Interesting facts: the Pacific Ring of Fire
The Pacific Ring of Fire. Image credit – Universe today

#38. Tejo is the native and national sport of Colombia. Beer is so common in this game, it’s almost a rule. The game consists of trying to throw a metal disk at a sack filled with gunpowder while being dead drunk.

#39. It’s ColOmbia, and not ColUmbia. Mind your pronunciation because Colombians have a very fine ear for details.

#40. Everyone and everything are sweet in Colombia, including its local alcohol, Aguardiente. It is made from sugarcane and is the best drink to enjoy the Colombian sun.

#41. In fact, Colombia is so passionate about its sugar that it went to war with Peru over it. The eight-month war, known as the Leticia War, started due to a dispute in the sugar trade.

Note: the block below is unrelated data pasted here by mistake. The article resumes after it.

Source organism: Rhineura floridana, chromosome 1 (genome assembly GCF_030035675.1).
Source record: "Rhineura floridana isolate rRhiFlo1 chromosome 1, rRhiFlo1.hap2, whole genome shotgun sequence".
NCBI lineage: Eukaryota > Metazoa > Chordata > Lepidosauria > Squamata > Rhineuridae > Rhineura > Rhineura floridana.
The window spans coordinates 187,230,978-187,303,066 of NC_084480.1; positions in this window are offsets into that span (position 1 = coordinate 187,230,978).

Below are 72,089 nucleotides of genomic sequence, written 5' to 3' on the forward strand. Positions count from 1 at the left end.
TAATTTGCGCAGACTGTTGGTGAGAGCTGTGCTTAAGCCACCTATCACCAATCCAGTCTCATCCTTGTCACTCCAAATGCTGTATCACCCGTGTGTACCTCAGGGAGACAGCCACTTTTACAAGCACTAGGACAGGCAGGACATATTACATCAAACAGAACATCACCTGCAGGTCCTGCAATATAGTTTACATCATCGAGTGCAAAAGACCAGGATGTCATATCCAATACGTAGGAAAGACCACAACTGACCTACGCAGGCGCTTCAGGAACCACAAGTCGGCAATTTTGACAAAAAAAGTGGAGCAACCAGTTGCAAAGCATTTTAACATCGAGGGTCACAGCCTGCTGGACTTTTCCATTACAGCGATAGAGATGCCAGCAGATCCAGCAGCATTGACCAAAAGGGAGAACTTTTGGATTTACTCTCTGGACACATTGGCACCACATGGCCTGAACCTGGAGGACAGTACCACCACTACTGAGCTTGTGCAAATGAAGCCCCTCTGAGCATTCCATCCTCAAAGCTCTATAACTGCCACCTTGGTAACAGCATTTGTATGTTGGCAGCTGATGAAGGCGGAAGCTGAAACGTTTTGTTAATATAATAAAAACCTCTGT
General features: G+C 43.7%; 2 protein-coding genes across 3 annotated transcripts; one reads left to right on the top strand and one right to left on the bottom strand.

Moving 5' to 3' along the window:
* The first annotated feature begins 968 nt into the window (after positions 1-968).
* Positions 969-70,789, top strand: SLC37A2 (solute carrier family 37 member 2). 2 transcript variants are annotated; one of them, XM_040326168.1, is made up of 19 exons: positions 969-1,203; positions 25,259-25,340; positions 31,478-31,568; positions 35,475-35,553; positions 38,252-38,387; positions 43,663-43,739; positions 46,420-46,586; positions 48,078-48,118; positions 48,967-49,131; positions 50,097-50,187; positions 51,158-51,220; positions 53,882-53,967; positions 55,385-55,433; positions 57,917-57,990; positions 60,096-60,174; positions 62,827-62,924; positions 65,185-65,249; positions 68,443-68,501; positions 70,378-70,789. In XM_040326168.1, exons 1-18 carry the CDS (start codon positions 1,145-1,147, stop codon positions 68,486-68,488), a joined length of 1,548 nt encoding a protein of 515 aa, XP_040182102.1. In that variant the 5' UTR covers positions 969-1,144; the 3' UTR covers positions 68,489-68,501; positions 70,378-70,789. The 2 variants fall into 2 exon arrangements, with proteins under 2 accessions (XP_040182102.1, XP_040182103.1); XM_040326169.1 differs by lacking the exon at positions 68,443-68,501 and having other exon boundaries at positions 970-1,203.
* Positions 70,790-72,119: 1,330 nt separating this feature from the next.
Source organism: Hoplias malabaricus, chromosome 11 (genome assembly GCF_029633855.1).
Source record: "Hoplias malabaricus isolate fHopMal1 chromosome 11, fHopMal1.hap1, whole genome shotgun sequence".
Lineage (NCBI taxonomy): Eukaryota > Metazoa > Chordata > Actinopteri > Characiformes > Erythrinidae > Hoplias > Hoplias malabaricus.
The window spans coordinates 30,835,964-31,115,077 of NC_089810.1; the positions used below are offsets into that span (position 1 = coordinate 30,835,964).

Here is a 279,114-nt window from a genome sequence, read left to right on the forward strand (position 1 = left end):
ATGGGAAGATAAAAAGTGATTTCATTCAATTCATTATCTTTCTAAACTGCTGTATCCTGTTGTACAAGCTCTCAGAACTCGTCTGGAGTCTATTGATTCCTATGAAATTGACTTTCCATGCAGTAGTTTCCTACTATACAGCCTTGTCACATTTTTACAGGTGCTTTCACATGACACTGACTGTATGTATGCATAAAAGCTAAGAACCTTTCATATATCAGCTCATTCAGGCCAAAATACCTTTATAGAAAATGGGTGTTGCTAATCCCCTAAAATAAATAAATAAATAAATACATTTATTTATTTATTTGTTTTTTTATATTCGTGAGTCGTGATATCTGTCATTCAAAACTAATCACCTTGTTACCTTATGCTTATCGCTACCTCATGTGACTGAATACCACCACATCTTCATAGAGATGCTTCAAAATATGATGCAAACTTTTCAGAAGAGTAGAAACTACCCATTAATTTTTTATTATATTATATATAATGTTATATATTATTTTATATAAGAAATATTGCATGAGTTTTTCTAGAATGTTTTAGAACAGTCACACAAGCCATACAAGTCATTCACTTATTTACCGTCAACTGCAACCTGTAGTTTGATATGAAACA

#42. 99% of Colombians speak Spanish. That’s a higher percentage than Spain itself. In that sense, they are more Spanish than Spanish people themselves.

#43. When the Spanish came to conquer South America, their foreign European diseases killed most native people, even before any war. The Spaniards were amazed.

Quick Facts Colombia

Capital CityBogotá, D.C
4°35′N 74°4′W
Largest CityBogotá, D.C
4°35′N 74°4′W
Total area1,138,910 sq km
Population46,736,728 (July 2015 est.)
Official LanguageSpanish
BordersBrazil, Ecuador, Panama, Peru, and Venezuela.
CurrencyPeso (COP)
Life expectancy75.48 years (2012)